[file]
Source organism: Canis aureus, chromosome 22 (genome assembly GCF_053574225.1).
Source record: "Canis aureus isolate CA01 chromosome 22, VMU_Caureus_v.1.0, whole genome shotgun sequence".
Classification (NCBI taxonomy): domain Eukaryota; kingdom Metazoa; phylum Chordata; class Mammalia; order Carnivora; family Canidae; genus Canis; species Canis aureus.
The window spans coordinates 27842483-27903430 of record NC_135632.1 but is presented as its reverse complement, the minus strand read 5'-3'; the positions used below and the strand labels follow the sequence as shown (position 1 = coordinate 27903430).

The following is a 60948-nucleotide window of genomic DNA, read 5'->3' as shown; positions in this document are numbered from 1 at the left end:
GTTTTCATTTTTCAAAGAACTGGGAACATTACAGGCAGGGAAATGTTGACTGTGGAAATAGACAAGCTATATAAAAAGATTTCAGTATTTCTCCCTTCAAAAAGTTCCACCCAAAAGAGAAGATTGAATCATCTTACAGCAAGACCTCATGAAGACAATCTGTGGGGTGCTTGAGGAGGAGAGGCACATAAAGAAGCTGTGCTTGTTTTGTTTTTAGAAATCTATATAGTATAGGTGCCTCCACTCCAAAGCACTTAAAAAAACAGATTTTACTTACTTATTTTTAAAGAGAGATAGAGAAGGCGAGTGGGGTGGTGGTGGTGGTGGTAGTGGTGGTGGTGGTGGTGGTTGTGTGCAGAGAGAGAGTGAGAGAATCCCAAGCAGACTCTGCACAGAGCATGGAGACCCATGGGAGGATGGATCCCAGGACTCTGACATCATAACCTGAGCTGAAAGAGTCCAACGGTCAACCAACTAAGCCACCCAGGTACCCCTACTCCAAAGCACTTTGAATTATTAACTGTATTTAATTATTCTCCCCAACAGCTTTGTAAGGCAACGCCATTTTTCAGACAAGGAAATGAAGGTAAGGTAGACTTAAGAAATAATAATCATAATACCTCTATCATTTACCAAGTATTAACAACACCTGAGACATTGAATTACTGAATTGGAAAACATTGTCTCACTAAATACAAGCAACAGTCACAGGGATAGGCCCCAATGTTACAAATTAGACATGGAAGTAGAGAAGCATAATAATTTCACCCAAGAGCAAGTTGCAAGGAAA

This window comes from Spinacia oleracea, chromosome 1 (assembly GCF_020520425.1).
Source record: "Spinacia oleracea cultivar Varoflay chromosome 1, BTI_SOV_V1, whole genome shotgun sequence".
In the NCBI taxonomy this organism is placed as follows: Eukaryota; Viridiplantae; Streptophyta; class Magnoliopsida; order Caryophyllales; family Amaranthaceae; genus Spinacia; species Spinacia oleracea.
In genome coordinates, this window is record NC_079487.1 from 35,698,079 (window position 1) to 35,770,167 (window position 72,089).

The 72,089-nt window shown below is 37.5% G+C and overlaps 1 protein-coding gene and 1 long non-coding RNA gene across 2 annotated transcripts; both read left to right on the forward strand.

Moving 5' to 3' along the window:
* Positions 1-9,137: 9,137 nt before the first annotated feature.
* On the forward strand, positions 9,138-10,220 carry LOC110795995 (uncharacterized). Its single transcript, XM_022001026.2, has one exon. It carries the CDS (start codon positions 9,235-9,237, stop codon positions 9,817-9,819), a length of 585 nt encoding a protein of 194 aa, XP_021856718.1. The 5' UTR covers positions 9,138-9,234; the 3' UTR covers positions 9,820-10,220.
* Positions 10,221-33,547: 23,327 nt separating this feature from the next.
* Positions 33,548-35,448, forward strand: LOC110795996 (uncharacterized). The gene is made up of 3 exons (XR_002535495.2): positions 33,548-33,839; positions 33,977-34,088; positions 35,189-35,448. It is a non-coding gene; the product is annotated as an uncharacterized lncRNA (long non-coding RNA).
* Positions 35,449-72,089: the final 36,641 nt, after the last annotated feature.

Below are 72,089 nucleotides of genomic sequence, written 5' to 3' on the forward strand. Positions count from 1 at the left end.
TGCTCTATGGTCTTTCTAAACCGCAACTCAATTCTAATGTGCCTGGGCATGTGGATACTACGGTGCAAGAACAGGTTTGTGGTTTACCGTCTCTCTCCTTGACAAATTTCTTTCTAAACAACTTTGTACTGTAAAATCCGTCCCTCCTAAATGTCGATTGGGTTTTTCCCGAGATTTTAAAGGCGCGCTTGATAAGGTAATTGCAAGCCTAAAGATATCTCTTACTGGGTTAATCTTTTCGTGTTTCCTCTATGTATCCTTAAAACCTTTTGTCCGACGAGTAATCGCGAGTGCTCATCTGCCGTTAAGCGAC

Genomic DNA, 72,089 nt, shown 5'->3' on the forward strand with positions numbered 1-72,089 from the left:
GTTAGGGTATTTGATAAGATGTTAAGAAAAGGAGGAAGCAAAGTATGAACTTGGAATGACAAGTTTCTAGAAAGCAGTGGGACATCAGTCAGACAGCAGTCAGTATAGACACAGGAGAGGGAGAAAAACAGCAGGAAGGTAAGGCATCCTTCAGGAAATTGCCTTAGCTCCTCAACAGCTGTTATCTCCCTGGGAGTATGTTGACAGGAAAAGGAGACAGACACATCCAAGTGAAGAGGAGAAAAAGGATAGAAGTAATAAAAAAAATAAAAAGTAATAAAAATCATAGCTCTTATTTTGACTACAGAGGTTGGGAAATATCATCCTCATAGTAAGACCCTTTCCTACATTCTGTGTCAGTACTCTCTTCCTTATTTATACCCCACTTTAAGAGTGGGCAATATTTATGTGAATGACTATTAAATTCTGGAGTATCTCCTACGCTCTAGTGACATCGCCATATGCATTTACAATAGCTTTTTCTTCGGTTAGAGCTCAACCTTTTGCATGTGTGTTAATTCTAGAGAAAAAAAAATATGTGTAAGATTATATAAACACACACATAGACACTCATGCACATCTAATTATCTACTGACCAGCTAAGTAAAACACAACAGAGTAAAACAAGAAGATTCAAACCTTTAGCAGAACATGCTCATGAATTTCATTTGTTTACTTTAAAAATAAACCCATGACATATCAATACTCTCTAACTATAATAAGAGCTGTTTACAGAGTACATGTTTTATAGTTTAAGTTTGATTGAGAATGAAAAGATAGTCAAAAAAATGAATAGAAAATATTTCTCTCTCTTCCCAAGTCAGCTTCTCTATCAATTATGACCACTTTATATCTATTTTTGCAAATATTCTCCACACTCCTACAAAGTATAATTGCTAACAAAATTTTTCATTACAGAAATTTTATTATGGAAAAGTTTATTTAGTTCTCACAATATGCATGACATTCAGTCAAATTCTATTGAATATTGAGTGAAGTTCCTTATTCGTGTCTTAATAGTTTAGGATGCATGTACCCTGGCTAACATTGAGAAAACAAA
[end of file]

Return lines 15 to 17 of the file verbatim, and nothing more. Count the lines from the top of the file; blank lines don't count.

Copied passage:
* Positions 10,221-33,547: 23,327 nt separating this feature from the next.
* Positions 33,548-35,448, forward strand: LOC110795996 (uncharacterized). The gene is made up of 3 exons (XR_002535495.2): positions 33,548-33,839; positions 33,977-34,088; positions 35,189-35,448. It is a non-coding gene; the product is annotated as an uncharacterized lncRNA (long non-coding RNA).
* Positions 35,449-72,089: the final 36,641 nt, after the last annotated feature.